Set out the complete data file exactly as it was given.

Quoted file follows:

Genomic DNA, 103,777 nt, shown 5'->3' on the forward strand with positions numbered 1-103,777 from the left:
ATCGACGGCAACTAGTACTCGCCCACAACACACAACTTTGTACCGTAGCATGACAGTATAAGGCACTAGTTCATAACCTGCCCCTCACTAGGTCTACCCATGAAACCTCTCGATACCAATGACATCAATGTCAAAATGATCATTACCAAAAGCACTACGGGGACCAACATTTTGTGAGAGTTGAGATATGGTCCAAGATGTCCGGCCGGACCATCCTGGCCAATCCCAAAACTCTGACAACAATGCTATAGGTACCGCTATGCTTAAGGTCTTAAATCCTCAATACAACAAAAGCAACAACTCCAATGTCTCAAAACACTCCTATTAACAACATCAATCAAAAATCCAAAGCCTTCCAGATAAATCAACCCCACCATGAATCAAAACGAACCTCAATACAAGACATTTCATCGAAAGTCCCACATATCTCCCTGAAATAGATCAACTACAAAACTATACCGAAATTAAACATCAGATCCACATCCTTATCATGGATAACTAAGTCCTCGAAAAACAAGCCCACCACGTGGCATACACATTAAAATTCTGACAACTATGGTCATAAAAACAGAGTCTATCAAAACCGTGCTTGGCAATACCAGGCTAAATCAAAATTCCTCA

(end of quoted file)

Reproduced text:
Genomic DNA, 103,777 nt, shown 5'->3' on the forward strand with positions numbered 1-103,777 from the left:
ATCGACGGCAACTAGTACTCGCCCACAACACACAACTTTGTACCGTAGCATGACAGTATAAGGCACTAGTTCATAACCTGCCCCTCACTAGGTCTACCCATGAAACCTCTCGATACCAATGACATCAATGTCAAAATGATCATTACCAAAAGCACTACGGGGACCAACATTTTGTGAGAGTTGAGATATGGTCCAAGATGTCCGGCCGGACCATCCTGGCCAATCCCAAAACTCTGACAACAATGCTATAGGTACCGCTATGCTTAAGGTCTTAAATCCTCAATACAACAAAAGCAACAACTCCAATGTCTCAAAACACTCCTATTAACAACATCAATCAAAAATCCAAAGCCTTCCAGATAAATCAACCCCACCATGAATCAAAACGAACCTCAATACAAGACATTTCATCGAAAGTCCCACATATCTCCCTGAAATAGATCAACTACAAAACTATACCGAAATTAAACATCAGATCCACATCCTTATCATGGATAACTAAGTCCTCGAAAAACAAGCCCACCACGTGGCATACACATTAAAATTCTGACAACTATGGTCATAAAAACAGAGTCTATCAAAACCGTGCTTGGCAATACCAGGCTAAATCAAAATTCCTCA